In recent months, this column has been addressing flutter. This month, we turn our discussion to flutter that is different in nature than the classical flutter cases that have been discussed before. The types of flutter already covered all arise when two of the fundamental twisting or bending modes of the airplane structure couple in frequency, and are driven by aerodynamic forces arising from the distortion of the structure. It is possible, however, for other combinations of factors to lead to aerodynamically driven oscillations.
Classical wing bending/torsion flutter and aileron flutter happen in a flight regime where the airflow is fully attached and the aerodynamic forces vary linearly with angle of attack or control deflection. Sometimes, however, airflow separation or stall can be a major contributor to a flutter mode known as stall flutter.
The elastic axis of a surface is the axis about which it twists. For a wing or tail, this means that a lift force ahead of the elastic axis causes the surface to twist leading edge up, and a lift act of the elastic axis causes it to twist leading edge down. Typically, wings and tails are designed so that the aerodynamic center of the flying surface is near, or slightly aft, of its elastic axis so that changing lift does not cause the surface to twist.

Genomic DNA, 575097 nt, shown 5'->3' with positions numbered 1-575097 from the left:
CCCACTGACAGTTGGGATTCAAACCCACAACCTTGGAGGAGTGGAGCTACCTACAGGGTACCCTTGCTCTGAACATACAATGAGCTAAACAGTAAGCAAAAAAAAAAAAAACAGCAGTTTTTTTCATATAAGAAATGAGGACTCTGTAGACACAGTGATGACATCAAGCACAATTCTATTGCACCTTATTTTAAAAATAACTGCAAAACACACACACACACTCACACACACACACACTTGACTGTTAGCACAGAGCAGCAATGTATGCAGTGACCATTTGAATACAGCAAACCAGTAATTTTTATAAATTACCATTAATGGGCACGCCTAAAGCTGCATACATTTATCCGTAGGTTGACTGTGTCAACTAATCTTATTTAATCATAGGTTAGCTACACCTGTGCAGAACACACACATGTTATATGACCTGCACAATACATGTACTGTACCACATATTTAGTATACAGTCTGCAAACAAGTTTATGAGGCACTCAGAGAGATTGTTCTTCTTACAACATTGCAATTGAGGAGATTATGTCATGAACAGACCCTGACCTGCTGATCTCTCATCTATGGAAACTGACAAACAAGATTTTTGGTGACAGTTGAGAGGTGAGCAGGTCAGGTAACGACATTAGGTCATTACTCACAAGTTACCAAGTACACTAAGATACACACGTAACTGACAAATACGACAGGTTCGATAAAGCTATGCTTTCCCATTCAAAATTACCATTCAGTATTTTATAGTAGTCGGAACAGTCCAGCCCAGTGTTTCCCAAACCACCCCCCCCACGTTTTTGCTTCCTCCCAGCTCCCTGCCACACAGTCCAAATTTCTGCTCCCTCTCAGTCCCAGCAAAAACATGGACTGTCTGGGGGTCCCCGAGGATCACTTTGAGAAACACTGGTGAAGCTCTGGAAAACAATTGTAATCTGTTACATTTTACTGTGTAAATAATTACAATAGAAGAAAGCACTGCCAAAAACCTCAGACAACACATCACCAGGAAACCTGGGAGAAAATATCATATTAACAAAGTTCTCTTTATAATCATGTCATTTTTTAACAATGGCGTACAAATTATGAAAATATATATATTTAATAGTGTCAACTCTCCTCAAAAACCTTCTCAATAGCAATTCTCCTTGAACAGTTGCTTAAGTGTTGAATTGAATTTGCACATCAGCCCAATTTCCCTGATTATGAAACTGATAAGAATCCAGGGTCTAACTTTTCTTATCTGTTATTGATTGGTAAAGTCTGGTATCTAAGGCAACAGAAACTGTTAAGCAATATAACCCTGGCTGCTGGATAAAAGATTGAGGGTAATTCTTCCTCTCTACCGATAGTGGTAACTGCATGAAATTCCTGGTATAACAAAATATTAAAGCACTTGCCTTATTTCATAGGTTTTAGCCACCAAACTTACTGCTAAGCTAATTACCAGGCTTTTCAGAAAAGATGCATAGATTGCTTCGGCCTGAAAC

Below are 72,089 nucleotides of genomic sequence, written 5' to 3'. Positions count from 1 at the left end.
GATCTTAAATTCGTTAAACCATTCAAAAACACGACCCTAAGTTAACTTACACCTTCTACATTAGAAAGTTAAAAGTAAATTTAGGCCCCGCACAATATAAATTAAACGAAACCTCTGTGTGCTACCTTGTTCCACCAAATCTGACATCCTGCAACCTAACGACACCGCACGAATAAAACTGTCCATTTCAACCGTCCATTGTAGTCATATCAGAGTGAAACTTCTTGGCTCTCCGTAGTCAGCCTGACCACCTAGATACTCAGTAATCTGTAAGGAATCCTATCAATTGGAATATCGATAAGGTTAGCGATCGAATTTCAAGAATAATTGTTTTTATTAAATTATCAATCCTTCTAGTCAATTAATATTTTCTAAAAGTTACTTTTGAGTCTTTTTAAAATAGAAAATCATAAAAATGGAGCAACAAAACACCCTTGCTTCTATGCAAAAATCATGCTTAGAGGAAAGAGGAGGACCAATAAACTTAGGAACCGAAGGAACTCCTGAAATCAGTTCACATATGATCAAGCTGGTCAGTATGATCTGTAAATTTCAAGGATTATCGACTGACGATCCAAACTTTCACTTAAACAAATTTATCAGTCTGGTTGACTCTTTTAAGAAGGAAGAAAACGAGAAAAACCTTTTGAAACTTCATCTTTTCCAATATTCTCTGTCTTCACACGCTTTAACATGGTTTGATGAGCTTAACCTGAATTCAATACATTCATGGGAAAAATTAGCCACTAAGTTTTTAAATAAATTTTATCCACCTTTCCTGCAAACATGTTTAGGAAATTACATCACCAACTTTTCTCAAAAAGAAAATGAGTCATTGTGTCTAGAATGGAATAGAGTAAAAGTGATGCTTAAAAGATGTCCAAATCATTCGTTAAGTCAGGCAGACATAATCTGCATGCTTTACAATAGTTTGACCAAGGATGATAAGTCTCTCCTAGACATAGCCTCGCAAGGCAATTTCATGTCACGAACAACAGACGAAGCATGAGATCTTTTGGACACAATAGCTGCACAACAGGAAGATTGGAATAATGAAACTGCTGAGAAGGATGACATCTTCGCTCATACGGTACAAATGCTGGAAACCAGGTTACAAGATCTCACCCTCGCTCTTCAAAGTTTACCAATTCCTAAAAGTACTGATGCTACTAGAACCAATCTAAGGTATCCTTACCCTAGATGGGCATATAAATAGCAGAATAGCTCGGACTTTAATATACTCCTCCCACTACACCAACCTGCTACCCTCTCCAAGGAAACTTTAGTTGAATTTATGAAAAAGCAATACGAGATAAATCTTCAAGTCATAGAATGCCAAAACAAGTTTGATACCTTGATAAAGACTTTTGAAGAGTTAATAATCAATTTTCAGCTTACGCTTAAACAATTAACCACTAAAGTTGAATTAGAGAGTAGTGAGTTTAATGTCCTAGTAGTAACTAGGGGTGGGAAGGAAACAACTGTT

If the elastic axis of a surface is aft of the aerodynamic center, the system will be unstable. Increasing angle of attack increases lift, which in turn causes the surface to twist, increasing angle of attack and lift more. The twist is opposed by the torsional stiffness of the surface and its supports. Four variables control what happens in this situation: the torsional stiffness of the surface, its ultimate strength, the product of the area of the surface, and the distance between the aerodynamic center and the elastic axis. There are three possible outcomes given these variables.
If the surface is stiff enough and strong enough, the structure will be able to resist the twisting caused by the aerodynamic load without failing. Increasing angle of attack will cause the surface to twist leading edge up some, but the surface will come to a steady-state shape without failing.